We should probably preface this article and recipe by explaining why this dish is technically a bean salad but referred to as cannellini relish. We mean relish in the old European form of the world, not the American form of relish that is usually that bright radioactive green pickle relish that get slathered onto hot dogs so often.
The best way to explain this relish is that it is much like the Spanish have salsa and use it to dress any number of food items. This relish is of Italian descent, and is used to dress meats, bread, or can even be eaten all by itself as its own salad. In our home, we make very large batches of this dish and it makes an appearance in almost every meal that we make — sometimes as a relish for other items, and other times just as a side salad. With that being said, lets get to this delicious and healthy recipe…
First off, the cannellini beans are really the star of this dish, adding a protein that soaks up all the delicious dressing and marinates in it. We always use canned cannellini beans — as it is much easier this way — but feel free to cook the cannellini beans from a dry state if you’d like. Canned cannellini beans can be found in almost every grocery store, though sometimes they are just called white beans.
- 4 Large Stalks of Celery
- 3-4 Large Carrots
- 1 Bay Leaf
- 3 Tablespoons of Chopped Garlic
- 4 Large Roma Tomatoes
- 2 Large Onions (Red or White)
- 1 Serrano Pepper
- 2 Cans of Cannellini Beans
- Red Wine Vinegar
- Good Olive Oil
- 2 Teaspoons of Dijon Mustard
- 1 Teaspoon Dried Dill
- 1 Teaspoon Garlic Powder
- 1 Teaspoon Onion Powder
- Salt and Pepper to Taste
This is an extremely easy recipe to prepare, and most of the prep time comes from cutting the vegetables into their correct sizes to allow them to stay a bit crisp, but soak up all of the flavor from the vinaigrette dressing. Below you will find out to slice all of the vegetables perfectly for this recipe…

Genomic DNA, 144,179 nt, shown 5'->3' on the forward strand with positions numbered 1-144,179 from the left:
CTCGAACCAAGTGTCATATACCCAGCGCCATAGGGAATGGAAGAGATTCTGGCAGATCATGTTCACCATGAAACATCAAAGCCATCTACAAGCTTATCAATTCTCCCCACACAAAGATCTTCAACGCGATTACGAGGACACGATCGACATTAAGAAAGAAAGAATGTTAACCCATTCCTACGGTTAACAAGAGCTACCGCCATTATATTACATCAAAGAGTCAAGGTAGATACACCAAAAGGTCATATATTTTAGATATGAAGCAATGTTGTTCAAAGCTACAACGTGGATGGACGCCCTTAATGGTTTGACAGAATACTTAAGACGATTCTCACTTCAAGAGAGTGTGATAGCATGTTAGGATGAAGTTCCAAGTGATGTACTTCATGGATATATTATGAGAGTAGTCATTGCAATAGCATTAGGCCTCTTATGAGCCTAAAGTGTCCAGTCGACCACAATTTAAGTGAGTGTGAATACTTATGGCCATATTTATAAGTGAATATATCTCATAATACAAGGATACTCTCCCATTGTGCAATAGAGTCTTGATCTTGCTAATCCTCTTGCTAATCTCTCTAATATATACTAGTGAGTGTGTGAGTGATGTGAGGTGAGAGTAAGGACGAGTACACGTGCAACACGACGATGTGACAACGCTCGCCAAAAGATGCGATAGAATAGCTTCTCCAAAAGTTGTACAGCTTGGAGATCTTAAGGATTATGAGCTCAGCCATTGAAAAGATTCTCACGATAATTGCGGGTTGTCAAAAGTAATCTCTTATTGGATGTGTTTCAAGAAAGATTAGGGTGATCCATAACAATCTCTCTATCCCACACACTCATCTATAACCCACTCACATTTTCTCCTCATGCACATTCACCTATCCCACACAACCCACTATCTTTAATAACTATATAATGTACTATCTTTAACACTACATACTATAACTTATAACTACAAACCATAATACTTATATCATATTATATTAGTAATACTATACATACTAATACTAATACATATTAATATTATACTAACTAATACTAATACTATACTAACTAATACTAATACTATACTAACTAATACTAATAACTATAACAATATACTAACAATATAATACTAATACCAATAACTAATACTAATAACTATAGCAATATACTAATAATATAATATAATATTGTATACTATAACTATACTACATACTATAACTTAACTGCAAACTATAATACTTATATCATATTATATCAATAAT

Slice the Carrots
First skin the carrots with your peeler and nip the ends off at each end. At a slight angle cut the carrot as thinly as you can, so that the pieces look like little coins. If your knife skills are lacking, you can always use a kitchen mandolin to get perfect slices every time.
Slice the Celery
Firs separate the ribs of celery and rinse them under cold water — making sure to get all of the dirt and grit. Again, at an angle slice the celery very thinly. These thin slices of celery give a nice crisp snap that compliments the soft cannellini bites.
Dice the Tomatoes
First Slice off the top of the tomato where the stem originally was and then cut the tomato in half lengthwise. Using your hand, rip out all or the seed and “guts” of the tomato so that you are left with to hollow halves of only the tomato meat inside of the skin (they should look like hollowed out boats). Next slice the halves into thin strips, rotate 90 degrees and slice thinly again to make little cubes of pure tomato meat.
Slice the Onions